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Posts Tagged ‘Piazza’

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Camilla and I ( and watercolor ). Drawing by Gianni.

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Ta-Da! I want to walk this city with you.

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Plaza de Panama. Balboa Park, San Diego. December 2014.



I was trying to find a poem
To describe your skin, night
But the poets don’t know
the hours, or the look i just tried on you–
I cannot find you in their words.

I am always hiding in their verses,
moon behind clouds.
Distilling memories, crafting them into images, words:
what is the wine that we drink?
and who can write about the way you held me?

They do not have a name for this, for how perfect we were, the amber and coffee
of our hips.
Your kind chest,
your arms, taut as steel,
and the fact that i did not look at you, not once, afraid of learning too much
from the way you walked,
or the way your clothes fell.

Drowning so sweet,
tender fire.

Name the nights this year,
count them on the palm
of one hand.
Indifferent city, i stole moments of brilliance
from your stingy months.
I ride dark, subversive waters
and capsize
continuously.

‘Until the inconscious is made conscious, the subconscious will rule your life,
and you will call it Destiny.’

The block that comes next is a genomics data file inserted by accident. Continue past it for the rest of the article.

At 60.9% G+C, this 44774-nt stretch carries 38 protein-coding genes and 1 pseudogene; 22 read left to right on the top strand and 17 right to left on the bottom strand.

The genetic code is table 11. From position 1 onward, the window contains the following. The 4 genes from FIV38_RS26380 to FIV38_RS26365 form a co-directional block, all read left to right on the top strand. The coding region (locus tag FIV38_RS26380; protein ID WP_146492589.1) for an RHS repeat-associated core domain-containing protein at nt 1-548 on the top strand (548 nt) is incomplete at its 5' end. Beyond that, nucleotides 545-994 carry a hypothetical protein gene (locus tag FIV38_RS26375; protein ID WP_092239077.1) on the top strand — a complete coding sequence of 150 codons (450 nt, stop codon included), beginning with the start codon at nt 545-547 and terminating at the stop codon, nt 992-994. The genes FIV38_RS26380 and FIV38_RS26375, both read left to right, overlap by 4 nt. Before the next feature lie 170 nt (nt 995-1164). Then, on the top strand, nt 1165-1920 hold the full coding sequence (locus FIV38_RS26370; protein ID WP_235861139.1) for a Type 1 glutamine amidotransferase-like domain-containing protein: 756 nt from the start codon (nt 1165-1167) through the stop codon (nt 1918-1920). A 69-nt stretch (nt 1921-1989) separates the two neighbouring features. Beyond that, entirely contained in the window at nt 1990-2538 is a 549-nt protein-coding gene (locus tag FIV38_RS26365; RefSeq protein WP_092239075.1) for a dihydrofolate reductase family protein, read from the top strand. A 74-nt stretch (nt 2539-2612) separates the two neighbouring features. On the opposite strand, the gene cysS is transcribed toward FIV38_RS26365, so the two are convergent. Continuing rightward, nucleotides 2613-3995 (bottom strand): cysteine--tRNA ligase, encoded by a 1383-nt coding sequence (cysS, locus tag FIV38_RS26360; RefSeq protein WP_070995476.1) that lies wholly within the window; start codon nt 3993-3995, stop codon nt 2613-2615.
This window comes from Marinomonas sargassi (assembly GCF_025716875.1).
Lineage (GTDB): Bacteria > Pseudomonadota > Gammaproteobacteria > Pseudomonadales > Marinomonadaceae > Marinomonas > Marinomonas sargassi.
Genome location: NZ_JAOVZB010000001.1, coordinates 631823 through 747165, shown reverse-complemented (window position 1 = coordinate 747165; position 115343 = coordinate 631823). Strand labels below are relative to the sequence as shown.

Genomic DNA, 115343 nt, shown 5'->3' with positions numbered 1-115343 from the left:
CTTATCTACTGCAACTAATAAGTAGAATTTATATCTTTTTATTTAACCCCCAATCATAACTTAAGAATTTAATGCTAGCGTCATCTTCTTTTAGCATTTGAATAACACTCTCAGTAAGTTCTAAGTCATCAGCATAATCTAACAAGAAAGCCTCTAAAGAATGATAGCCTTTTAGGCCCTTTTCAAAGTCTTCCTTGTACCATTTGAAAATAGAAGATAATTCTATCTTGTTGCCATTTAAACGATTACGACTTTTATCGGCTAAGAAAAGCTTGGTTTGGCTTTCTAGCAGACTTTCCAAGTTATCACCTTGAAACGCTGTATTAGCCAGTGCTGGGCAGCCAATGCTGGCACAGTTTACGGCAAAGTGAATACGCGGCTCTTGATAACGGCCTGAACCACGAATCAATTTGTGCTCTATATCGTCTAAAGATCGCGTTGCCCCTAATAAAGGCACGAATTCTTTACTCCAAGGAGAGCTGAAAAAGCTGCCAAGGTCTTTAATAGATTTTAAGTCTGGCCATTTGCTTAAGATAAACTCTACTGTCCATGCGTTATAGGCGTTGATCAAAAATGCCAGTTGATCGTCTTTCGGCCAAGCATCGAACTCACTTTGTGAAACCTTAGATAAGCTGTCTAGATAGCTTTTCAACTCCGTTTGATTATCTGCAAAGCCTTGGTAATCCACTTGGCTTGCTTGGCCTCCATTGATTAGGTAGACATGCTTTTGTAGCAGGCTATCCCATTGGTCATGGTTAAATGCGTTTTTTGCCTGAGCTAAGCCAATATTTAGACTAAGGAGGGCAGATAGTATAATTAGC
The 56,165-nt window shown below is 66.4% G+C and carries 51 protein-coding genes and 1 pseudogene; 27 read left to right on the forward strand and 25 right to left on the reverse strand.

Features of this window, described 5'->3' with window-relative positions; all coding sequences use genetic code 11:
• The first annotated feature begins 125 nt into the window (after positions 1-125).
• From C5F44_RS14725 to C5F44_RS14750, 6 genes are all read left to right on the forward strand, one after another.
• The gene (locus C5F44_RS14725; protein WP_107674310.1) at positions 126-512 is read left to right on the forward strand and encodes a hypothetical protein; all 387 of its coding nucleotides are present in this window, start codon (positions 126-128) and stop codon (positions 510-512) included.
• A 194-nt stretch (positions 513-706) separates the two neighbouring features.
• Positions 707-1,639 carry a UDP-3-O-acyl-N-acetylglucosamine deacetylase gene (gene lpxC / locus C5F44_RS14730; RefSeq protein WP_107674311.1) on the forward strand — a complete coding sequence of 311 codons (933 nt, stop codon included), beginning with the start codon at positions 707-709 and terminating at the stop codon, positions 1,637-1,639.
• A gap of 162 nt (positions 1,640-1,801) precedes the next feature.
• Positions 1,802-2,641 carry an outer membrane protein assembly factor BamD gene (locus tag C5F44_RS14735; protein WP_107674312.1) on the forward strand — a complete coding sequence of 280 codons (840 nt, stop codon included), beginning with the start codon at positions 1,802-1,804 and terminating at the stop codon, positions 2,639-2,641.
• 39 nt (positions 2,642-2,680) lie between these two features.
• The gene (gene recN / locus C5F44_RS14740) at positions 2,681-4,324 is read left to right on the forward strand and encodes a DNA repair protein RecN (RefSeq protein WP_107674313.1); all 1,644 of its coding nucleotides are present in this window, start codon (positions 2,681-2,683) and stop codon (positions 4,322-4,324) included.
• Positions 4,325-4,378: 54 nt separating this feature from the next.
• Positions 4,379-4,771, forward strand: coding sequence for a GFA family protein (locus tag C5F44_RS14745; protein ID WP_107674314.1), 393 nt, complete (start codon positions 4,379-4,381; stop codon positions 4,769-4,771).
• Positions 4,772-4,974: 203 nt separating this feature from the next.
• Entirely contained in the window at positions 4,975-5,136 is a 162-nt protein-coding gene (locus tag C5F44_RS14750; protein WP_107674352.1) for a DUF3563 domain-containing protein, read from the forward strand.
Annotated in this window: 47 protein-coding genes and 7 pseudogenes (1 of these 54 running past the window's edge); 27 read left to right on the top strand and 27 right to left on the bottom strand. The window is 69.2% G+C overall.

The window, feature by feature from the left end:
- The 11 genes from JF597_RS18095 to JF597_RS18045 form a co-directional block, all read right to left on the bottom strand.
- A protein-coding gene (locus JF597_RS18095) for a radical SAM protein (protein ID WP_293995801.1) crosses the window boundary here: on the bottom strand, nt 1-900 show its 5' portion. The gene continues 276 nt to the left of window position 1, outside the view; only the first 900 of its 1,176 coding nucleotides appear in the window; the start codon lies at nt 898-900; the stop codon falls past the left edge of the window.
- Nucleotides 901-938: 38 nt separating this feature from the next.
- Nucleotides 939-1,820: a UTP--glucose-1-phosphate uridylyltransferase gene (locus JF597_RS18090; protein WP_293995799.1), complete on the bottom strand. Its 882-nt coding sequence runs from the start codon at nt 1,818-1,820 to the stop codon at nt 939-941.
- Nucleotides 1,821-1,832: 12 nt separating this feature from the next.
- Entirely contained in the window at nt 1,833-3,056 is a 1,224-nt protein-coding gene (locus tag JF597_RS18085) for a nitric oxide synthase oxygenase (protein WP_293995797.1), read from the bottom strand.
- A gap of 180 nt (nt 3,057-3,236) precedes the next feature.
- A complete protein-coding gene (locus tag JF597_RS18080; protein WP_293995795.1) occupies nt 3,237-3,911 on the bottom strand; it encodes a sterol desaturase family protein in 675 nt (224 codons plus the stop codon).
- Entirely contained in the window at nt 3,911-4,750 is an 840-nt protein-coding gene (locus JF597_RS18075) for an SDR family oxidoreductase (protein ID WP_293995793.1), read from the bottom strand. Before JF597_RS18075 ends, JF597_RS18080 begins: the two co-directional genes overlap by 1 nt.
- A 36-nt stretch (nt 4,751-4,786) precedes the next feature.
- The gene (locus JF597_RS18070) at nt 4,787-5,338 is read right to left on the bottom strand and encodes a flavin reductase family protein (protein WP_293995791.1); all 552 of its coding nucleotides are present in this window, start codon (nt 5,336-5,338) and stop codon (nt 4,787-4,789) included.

Carl Jung

Do the poets write
of a lion lying with his lioness?
Of fleeting things?

You drove and i held your hand
You told me one must laugh, pray and cry,
everyday.
I argued the last point.

San Diego, December 2014

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Thank you mamma for letting me draw on the walls with permanent markers, for drawing our profiles in the moonlight, for the watermelon eaten with spoons on a beach still asleep, for all the walks,  for the picnics in lawns amongst the highways, where you would bring my net, so I could catch butterflies.

I’m still catching butterflies.
I love you.

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Photograph, December 19, 2010

This is my piazza, do you want to join me? We can walk inside the Battistero and talk about Islamic influences in the architecture of the Rinascimento in Firenze…or maybe just stroll about like tourists. Let’s take that via,the one on the left, do you want to come with me?

Every time I consider  imaginary spaces, my mind wanders to The Forgetting Room, that magnificent book.